There is little choice with the Sportage's power train, as a 2.4-liter four-cylinder engine comes standard at all trims. But this engine is no slouch, with an output of 176 horsepower, making it even more powerful than the previous model's V-6. The base model pairs this engine with a six-speed manual transmission, something not often seen among SUVs, but the LX and EX trims get a six-speed automatic. All-wheel drive is an option on the LX and EX trim vehicles.
Although our EX model with all-wheel drive didn't exactly roar when we pushed the ignition button, it took off into city traffic with a reasonable amount of power. The steering wheel felt good, with a thick, leather-lined rim. The transmission shifted smoothly through its six gears. Going over some rough pavement, the suspension softened the jolts reasonably well, without a lot of bouncing around.
We particularly like the size of the Sportage in a dense urban area. It never felt ungainly, and the high seating position helps visibility on crowded streets. The electronic power steering offered a comfortable amount of resistance, and the turning radius proved tight enough for parking maneuvers.
A backup camera, using the navigation LCD for its display, also helped while parking. In a Sportage without navigation, Kia says that the backup camera display would show in the rearview mirror. But this camera is the only driver aid feature available in the Sportage, as features such as blind-spot detection have yet to appear on the option list.
On the freeway, the Sportage handled the higher speeds well, and we were able to carry on a conversation and listen to music without being overwhelmed by road noise. The ride continued smooth, but in passing maneuvers we found the limits of the engine. Slamming down the gas pedal, the transmission kicked down, letting the engine run up to peak horsepower. The Sportage did not bolt forward dramatically, and a painful whine sounded from the engine compartment, but we were able to overtake and pass other cars.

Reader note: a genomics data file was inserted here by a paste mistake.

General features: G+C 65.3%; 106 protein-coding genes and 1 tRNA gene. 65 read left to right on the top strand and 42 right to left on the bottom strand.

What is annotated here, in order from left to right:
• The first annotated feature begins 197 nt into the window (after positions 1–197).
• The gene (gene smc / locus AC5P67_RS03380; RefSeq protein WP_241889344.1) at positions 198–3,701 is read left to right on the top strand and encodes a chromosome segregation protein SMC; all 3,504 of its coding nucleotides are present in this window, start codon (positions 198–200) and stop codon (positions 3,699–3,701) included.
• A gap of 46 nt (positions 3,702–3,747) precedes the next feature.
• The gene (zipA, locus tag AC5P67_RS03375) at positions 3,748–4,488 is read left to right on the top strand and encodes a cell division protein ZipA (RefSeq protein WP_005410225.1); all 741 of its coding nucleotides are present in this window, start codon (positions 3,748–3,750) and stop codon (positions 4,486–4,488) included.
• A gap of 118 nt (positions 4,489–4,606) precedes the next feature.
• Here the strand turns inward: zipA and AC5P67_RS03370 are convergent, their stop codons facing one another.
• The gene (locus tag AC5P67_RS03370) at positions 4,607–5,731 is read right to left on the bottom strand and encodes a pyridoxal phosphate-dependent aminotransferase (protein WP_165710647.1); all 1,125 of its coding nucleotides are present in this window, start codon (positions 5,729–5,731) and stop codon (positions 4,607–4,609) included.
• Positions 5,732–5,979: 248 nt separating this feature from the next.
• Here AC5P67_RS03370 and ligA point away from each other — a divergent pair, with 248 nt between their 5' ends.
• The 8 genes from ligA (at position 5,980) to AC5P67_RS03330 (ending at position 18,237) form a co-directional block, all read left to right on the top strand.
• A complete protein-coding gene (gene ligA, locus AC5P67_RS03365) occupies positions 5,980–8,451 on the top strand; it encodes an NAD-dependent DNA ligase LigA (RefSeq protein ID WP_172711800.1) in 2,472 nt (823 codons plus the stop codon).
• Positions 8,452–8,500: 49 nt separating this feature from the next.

Although we didn't drive enough to test it, Kia claims fuel economy of 22 mpg city and 31 mpg highway for a front-wheel drive Sportage with the automatic transmission.
But we did get to test the Sportage's handling on winding mountain roads. Although no track star, we were able to push the little Sportage reasonably fast in the corners. The car kept steady during these exercises, stabilizer bars preventing excessive body roll. The steering felt sharp, responding well to speedy turns. We also made use of the transmission's manual mode, which let us hold gears up to high rpms without interference, although shifting involved the usual torque converter slushiness.
The car we were driving had all-wheel drive, a new system from Magna called Dynamax. According to Kia, this system very quickly transfers torque from the front-biased drive to the rear wheels as needed. At the push of a button, you can also lock the drive ratio to 50/50, although this setting is intended for speeds less than 25 mph.
With all-wheel-drive comes hill descent control. We did not have the opportunity to take the Sportage offroad, but going down one of San Francisco's steepest grades (31.5 percent), we engaged hill descent. It let the Sportage slowly crawl down the hill while we touched neither brake nor gas, making odd groaning sounds all the way. After a while, we got bored with the 5 mph pace and pushed the hill descent button again, relying on our own braking foot.